I wasn't successful in getting it to work in a stable way.
To my opinion, the circuit as you have it wont give any oscillations relating to the coil inductance.

The comparator oscillator is known to work. You can see it in a simulation or with real hardware.

"known to work" I've heard this one before.

Here is a more detailed explanation:

Peter

Hi Peter.
Thank you for the doc.
The circuit in the doc has an extra SW1 which is missing from the OP drawing. I gave my theory to that in post #9.
I spent more than 10 hours trying to get it to work and I failed. I've never seen the code, only the firmware. It is possible that it works only with some conditions.
I don't accept the theory of operation in the doc you sent. I hope that you also don't think that "if it's on the net it must be true".

I am still trying to build this one but I think it cannot measure down to 0.0001pF. How should I do to have this resolution?
Using other circuit?
Change the values of components to smaller?

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I am still trying to build this one but I think it cannot measure down to 0.0001pF. It may be 0.01pF. How should I do to have this resolution 0.0001pF?
Using other circuit?
Change the values of components to smaller?

Hey Peter,
I see that the circuit has a switch to measure 2 frequencies.
But for Kerry Wong one, I do not see any switch to measure 2 frequencies.

I am still trying to build this one but I think it cannot measure down to 0.0001pF.
Apart from your general problems to operate the circuit which can be overcome as I believe, it surely can't measure 0.0001 pF.

Referring to the original LM311 circuit which I rated as "known working": It has a parallel capacitance of 1000 pF. Consider a frequency resolution resolution of 10 sec/10 MHz (measurement time/clock frequency), you get a relative frequency resolution of 10^-8, corresponding to a capacitance resolution of 10^-4 or 0.1 pF. Take this as a ballpark number. To extend the capacitance range to lower values, you could re-dimension the base L and C. A factor of 10 to 50 may be achievable. 0.0001 pF is far beyond anyway.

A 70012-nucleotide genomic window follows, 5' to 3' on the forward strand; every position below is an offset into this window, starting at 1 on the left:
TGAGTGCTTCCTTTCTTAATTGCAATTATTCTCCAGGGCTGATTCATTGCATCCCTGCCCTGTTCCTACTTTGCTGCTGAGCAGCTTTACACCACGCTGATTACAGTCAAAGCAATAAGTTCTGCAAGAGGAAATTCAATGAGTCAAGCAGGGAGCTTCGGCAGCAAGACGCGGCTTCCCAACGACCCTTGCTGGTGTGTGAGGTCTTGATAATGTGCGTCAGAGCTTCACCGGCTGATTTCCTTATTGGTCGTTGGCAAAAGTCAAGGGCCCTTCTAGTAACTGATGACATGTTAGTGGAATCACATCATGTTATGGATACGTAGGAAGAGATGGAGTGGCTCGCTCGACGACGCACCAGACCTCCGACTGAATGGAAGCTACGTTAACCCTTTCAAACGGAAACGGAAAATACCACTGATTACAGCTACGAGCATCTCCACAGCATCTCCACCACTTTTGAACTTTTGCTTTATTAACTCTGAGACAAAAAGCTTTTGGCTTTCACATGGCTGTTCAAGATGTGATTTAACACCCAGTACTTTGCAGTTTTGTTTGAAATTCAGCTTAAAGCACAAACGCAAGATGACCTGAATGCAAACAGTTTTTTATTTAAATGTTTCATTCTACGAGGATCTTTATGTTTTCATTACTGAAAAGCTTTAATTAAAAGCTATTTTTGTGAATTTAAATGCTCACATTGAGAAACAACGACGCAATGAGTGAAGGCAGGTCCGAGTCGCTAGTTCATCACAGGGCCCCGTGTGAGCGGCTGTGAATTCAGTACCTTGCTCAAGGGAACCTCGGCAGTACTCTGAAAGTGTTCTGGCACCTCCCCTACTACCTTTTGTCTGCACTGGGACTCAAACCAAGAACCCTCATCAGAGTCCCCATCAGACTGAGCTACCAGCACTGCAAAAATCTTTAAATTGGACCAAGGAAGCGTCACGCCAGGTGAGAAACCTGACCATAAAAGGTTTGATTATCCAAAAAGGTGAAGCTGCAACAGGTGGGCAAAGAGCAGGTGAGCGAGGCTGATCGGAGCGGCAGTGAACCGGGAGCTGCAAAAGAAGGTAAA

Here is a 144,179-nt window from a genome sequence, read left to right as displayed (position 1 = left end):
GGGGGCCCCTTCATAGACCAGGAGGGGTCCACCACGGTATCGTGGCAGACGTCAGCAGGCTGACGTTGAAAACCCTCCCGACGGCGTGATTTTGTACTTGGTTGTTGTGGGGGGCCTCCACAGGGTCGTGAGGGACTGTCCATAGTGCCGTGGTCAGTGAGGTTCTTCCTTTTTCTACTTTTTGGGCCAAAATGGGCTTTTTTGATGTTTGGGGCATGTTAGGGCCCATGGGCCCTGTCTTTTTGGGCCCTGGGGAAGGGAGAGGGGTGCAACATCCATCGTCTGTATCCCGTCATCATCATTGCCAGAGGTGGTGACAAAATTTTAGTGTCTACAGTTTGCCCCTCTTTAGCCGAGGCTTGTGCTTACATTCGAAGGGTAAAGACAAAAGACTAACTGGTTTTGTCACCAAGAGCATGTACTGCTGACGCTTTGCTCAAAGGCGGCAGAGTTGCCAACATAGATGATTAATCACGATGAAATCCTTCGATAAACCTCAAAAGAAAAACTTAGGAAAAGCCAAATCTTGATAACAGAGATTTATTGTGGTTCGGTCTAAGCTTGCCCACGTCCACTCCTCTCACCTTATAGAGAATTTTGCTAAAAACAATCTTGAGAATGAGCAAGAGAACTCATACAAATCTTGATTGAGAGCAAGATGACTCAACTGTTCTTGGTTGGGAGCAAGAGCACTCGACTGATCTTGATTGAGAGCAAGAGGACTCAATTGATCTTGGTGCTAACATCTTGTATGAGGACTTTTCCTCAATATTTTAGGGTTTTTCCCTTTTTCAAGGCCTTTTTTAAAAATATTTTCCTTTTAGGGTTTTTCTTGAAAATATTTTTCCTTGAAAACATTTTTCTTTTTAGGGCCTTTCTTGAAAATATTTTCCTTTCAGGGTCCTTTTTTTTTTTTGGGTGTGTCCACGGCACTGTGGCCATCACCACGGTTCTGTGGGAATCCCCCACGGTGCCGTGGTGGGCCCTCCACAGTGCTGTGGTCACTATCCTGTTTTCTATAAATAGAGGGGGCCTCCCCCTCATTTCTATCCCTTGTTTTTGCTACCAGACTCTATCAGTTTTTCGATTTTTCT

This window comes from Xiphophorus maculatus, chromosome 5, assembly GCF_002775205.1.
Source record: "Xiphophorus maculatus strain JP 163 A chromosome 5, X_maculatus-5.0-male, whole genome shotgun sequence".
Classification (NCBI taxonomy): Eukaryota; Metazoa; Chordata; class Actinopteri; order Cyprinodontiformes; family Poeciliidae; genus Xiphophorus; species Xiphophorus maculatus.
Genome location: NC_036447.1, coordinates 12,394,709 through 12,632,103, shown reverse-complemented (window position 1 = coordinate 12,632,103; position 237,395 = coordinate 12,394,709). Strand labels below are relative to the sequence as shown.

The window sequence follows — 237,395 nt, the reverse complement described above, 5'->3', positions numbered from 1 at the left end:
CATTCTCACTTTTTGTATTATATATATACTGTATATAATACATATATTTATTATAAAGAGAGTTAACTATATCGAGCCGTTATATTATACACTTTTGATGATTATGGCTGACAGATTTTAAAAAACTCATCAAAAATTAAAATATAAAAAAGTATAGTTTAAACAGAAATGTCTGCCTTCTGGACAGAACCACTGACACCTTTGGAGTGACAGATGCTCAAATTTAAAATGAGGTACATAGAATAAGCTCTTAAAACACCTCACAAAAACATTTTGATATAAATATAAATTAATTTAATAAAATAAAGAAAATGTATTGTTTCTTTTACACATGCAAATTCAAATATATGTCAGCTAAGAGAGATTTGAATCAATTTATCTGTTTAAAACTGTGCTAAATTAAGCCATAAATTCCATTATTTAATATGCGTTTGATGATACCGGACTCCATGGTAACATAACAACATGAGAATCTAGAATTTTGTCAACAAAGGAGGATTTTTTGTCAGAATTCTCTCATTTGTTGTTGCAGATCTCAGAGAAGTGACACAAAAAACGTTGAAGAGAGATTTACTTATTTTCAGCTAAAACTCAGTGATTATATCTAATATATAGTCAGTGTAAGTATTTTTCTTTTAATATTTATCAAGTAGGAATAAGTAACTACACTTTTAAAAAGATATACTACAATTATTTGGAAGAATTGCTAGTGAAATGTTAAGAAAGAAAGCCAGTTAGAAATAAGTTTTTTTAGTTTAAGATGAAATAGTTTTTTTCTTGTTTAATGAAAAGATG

These previous threads have a list of many occurences of the classical LCR meter circuit:

To discuss possible ways to measure 0.0001 pF, we have to talk about total capacitance and measurement frequencies first.

To have 0.0001pF, we should have higher resolution of frequency.
Is there any method to get higher resolution of frequency?
Can I prolong the time for measure the occurences and later on, just divide the measurement by the time?

It's not possible with the hardware under discussion (PIC frequency meter). Another constraint that hasn't been considered yet is reference oscillator frequency stability and phase noise respectively jitter of both oscillators. These constraints are making it difficult to extend the relative frequency resolution far beyond 10^-8.

You didn't mention yet an application of your intended sub fF measurement. I guess it's related to this previous topic https://www.edaboard.com/threads/333476/

Yes!
The result should be in range of 0m - 10000m with 10cm resolution.
If the range of capacitance is 0 - 4pF, it should be 0.00004pF resolution.
Am I right?
I am trying to use this method to have smaller resolution as I can.

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result is the altitude
sensor is changing according to pressure
https://electronics-diy.com/lc_meter.php
Does the PIC need to program?
Because I cannot see any code in there.